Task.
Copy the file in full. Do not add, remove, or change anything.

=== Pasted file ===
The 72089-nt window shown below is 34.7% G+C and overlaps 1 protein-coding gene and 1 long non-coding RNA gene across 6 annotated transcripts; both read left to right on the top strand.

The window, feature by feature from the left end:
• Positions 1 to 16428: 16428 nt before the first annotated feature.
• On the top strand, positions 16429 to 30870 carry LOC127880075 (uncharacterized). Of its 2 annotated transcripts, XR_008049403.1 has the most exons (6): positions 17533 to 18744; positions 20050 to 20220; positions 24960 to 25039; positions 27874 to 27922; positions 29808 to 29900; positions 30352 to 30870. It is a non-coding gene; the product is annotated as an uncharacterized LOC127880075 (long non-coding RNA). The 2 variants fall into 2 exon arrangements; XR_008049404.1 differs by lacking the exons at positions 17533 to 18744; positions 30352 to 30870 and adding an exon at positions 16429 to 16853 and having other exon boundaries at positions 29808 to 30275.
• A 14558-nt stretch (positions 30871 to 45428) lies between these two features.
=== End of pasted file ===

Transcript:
The 72089-nt window shown below is 34.7% G+C and overlaps 1 protein-coding gene and 1 long non-coding RNA gene across 6 annotated transcripts; both read left to right on the top strand.

The window, feature by feature from the left end:
• Positions 1 to 16428: 16428 nt before the first annotated feature.
• On the top strand, positions 16429 to 30870 carry LOC127880075 (uncharacterized). Of its 2 annotated transcripts, XR_008049403.1 has the most exons (6): positions 17533 to 18744; positions 20050 to 20220; positions 24960 to 25039; positions 27874 to 27922; positions 29808 to 29900; positions 30352 to 30870. It is a non-coding gene; the product is annotated as an uncharacterized LOC127880075 (long non-coding RNA). The 2 variants fall into 2 exon arrangements; XR_008049404.1 differs by lacking the exons at positions 17533 to 18744; positions 30352 to 30870 and adding an exon at positions 16429 to 16853 and having other exon boundaries at positions 29808 to 30275.
• A 14558-nt stretch (positions 30871 to 45428) lies between these two features.